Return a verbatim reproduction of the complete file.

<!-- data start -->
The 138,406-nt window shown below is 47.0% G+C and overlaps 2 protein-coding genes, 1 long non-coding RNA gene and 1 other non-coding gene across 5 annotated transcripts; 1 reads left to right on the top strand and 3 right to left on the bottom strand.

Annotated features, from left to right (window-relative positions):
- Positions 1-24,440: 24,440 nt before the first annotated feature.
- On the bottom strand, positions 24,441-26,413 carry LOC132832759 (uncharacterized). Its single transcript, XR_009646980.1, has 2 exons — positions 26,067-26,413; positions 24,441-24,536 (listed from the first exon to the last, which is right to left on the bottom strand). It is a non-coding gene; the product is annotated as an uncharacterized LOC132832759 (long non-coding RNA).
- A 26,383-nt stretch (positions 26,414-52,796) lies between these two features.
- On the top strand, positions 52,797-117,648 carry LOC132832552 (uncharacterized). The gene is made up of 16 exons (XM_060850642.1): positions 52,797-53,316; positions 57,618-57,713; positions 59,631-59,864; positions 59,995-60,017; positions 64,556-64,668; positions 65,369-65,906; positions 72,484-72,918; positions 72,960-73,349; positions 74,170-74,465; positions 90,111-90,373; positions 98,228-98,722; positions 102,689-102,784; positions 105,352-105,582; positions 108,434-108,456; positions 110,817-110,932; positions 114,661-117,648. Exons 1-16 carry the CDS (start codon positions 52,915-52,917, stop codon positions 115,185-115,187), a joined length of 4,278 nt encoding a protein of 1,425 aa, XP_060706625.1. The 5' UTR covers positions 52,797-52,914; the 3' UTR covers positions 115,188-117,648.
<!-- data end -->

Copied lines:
The 138,406-nt window shown below is 47.0% G+C and overlaps 2 protein-coding genes, 1 long non-coding RNA gene and 1 other non-coding gene across 5 annotated transcripts; 1 reads left to right on the top strand and 3 right to left on the bottom strand.

Annotated features, from left to right (window-relative positions):
- Positions 1-24,440: 24,440 nt before the first annotated feature.
- On the bottom strand, positions 24,441-26,413 carry LOC132832759 (uncharacterized). Its single transcript, XR_009646980.1, has 2 exons — positions 26,067-26,413; positions 24,441-24,536 (listed from the first exon to the last, which is right to left on the bottom strand). It is a non-coding gene; the product is annotated as an uncharacterized LOC132832759 (long non-coding RNA).
- A 26,383-nt stretch (positions 26,414-52,796) lies between these two features.
- On the top strand, positions 52,797-117,648 carry LOC132832552 (uncharacterized). The gene is made up of 16 exons (XM_060850642.1): positions 52,797-53,316; positions 57,618-57,713; positions 59,631-59,864; positions 59,995-60,017; positions 64,556-64,668; positions 65,369-65,906; positions 72,484-72,918; positions 72,960-73,349; positions 74,170-74,465; positions 90,111-90,373; positions 98,228-98,722; positions 102,689-102,784; positions 105,352-105,582; positions 108,434-108,456; positions 110,817-110,932; positions 114,661-117,648. Exons 1-16 carry the CDS (start codon positions 52,915-52,917, stop codon positions 115,185-115,187), a joined length of 4,278 nt encoding a protein of 1,425 aa, XP_060706625.1. The 5' UTR covers positions 52,797-52,914; the 3' UTR covers positions 115,188-117,648.